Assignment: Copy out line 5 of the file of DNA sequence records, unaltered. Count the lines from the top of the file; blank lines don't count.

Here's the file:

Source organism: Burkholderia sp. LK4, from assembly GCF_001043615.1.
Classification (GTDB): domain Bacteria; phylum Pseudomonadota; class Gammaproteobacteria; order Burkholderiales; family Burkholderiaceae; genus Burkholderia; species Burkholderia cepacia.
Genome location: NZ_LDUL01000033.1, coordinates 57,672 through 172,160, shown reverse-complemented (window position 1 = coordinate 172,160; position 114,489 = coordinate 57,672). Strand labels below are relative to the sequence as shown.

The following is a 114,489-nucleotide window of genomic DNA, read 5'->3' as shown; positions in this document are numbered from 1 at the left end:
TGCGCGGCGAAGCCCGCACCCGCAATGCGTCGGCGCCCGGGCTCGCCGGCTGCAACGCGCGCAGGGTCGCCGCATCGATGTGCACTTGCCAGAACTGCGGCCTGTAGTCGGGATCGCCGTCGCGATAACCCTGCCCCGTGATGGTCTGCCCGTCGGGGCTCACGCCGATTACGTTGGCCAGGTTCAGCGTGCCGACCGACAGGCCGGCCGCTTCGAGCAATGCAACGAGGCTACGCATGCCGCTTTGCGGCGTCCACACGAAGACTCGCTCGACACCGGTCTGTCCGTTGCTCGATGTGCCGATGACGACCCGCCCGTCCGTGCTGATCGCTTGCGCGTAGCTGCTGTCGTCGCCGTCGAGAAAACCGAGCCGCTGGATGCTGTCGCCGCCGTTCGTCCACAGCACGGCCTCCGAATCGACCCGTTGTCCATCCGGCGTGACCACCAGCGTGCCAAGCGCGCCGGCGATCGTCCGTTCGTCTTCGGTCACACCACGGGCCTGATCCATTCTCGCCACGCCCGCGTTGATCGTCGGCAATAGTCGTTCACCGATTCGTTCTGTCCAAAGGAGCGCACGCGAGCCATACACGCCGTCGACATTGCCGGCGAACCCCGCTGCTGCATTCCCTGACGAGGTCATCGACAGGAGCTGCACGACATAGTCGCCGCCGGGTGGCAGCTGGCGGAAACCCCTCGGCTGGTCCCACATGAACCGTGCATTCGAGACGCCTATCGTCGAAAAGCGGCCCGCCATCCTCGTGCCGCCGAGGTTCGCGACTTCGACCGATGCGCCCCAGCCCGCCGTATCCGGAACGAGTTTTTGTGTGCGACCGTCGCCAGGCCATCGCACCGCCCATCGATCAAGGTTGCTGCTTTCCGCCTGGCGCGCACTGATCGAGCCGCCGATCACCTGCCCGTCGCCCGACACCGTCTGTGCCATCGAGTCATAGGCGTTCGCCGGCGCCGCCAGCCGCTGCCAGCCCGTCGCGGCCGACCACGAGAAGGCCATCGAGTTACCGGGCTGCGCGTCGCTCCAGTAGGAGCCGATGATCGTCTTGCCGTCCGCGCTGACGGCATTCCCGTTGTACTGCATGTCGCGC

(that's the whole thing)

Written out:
TGCGCGGCGAAGCCCGCACCCGCAATGCGTCGGCGCCCGGGCTCGCCGGCTGCAACGCGCGCAGGGTCGCCGCATCGATGTGCACTTGCCAGAACTGCGGCCTGTAGTCGGGATCGCCGTCGCGATAACCCTGCCCCGTGATGGTCTGCCCGTCGGGGCTCACGCCGATTACGTTGGCCAGGTTCAGCGTGCCGACCGACAGGCCGGCCGCTTCGAGCAATGCAACGAGGCTACGCATGCCGCTTTGCGGCGTCCACACGAAGACTCGCTCGACACCGGTCTGTCCGTTGCTCGATGTGCCGATGACGACCCGCCCGTCCGTGCTGATCGCTTGCGCGTAGCTGCTGTCGTCGCCGTCGAGAAAACCGAGCCGCTGGATGCTGTCGCCGCCGTTCGTCCACAGCACGGCCTCCGAATCGACCCGTTGTCCATCCGGCGTGACCACCAGCGTGCCAAGCGCGCCGGCGATCGTCCGTTCGTCTTCGGTCACACCACGGGCCTGATCCATTCTCGCCACGCCCGCGTTGATCGTCGGCAATAGTCGTTCACCGATTCGTTCTGTCCAAAGGAGCGCACGCGAGCCATACACGCCGTCGACATTGCCGGCGAACCCCGCTGCTGCATTCCCTGACGAGGTCATCGACAGGAGCTGCACGACATAGTCGCCGCCGGGTGGCAGCTGGCGGAAACCCCTCGGCTGGTCCCACATGAACCGTGCATTCGAGACGCCTATCGTCGAAAAGCGGCCCGCCATCCTCGTGCCGCCGAGGTTCGCGACTTCGACCGATGCGCCCCAGCCCGCCGTATCCGGAACGAGTTTTTGTGTGCGACCGTCGCCAGGCCATCGCACCGCCCATCGATCAAGGTTGCTGCTTTCCGCCTGGCGCGCACTGATCGAGCCGCCGATCACCTGCCCGTCGCCCGACACCGTCTGTGCCATCGAGTCATAGGCGTTCGCCGGCGCCGCCAGCCGCTGCCAGCCCGTCGCGGCCGACCACGAGAAGGCCATCGAGTTACCGGGCTGCGCGTCGCTCCAGTAGGAGCCGATGATCGTCTTGCCGTCCGCGCTGACGGCATTCCCGTTGTACTGCATGTCGCGC